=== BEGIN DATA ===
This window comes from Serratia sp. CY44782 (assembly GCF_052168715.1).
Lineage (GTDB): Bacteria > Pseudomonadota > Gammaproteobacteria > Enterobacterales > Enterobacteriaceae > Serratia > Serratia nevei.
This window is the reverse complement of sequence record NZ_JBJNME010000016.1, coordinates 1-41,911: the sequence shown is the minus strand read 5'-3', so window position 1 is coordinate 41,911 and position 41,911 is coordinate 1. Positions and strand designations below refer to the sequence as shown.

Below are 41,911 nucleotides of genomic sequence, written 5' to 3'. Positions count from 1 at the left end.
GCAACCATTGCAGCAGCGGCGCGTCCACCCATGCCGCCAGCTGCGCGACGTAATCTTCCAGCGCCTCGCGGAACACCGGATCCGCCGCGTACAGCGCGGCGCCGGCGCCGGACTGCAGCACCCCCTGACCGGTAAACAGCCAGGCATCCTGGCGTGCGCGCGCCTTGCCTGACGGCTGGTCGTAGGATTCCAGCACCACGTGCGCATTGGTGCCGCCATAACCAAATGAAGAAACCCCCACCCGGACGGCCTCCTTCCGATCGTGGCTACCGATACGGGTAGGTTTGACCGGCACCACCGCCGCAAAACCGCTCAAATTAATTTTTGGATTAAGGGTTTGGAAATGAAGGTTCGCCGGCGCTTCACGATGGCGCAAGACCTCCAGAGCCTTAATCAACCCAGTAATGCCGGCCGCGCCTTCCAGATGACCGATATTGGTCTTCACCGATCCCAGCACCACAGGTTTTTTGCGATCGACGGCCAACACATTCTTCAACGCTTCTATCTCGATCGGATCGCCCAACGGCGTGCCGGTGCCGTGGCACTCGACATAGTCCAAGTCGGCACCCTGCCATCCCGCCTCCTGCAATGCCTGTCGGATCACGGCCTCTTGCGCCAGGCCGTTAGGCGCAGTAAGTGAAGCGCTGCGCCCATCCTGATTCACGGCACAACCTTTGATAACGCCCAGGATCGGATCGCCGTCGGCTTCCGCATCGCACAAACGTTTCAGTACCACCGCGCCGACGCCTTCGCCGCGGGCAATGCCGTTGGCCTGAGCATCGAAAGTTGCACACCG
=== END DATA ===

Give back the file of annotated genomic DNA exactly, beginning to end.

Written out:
This window comes from Serratia sp. CY44782 (assembly GCF_052168715.1).
Lineage (GTDB): Bacteria > Pseudomonadota > Gammaproteobacteria > Enterobacterales > Enterobacteriaceae > Serratia > Serratia nevei.
This window is the reverse complement of sequence record NZ_JBJNME010000016.1, coordinates 1-41,911: the sequence shown is the minus strand read 5'-3', so window position 1 is coordinate 41,911 and position 41,911 is coordinate 1. Positions and strand designations below refer to the sequence as shown.

Below are 41,911 nucleotides of genomic sequence, written 5' to 3'. Positions count from 1 at the left end.
GCAACCATTGCAGCAGCGGCGCGTCCACCCATGCCGCCAGCTGCGCGACGTAATCTTCCAGCGCCTCGCGGAACACCGGATCCGCCGCGTACAGCGCGGCGCCGGCGCCGGACTGCAGCACCCCCTGACCGGTAAACAGCCAGGCATCCTGGCGTGCGCGCGCCTTGCCTGACGGCTGGTCGTAGGATTCCAGCACCACGTGCGCATTGGTGCCGCCATAACCAAATGAAGAAACCCCCACCCGGACGGCCTCCTTCCGATCGTGGCTACCGATACGGGTAGGTTTGACCGGCACCACCGCCGCAAAACCGCTCAAATTAATTTTTGGATTAAGGGTTTGGAAATGAAGGTTCGCCGGCGCTTCACGATGGCGCAAGACCTCCAGAGCCTTAATCAACCCAGTAATGCCGGCCGCGCCTTCCAGATGACCGATATTGGTCTTCACCGATCCCAGCACCACAGGTTTTTTGCGATCGACGGCCAACACATTCTTCAACGCTTCTATCTCGATCGGATCGCCCAACGGCGTGCCGGTGCCGTGGCACTCGACATAGTCCAAGTCGGCACCCTGCCATCCCGCCTCCTGCAATGCCTGTCGGATCACGGCCTCTTGCGCCAGGCCGTTAGGCGCAGTAAGTGAAGCGCTGCGCCCATCCTGATTCACGGCACAACCTTTGATAACGCCCAGGATCGGATCGCCGTCGGCTTCCGCATCGCACAAACGTTTCAGTACCACCGCGCCGACGCCTTCGCCGCGGGCAATGCCGTTGGCCTGAGCATCGAAAGTTGCACACCG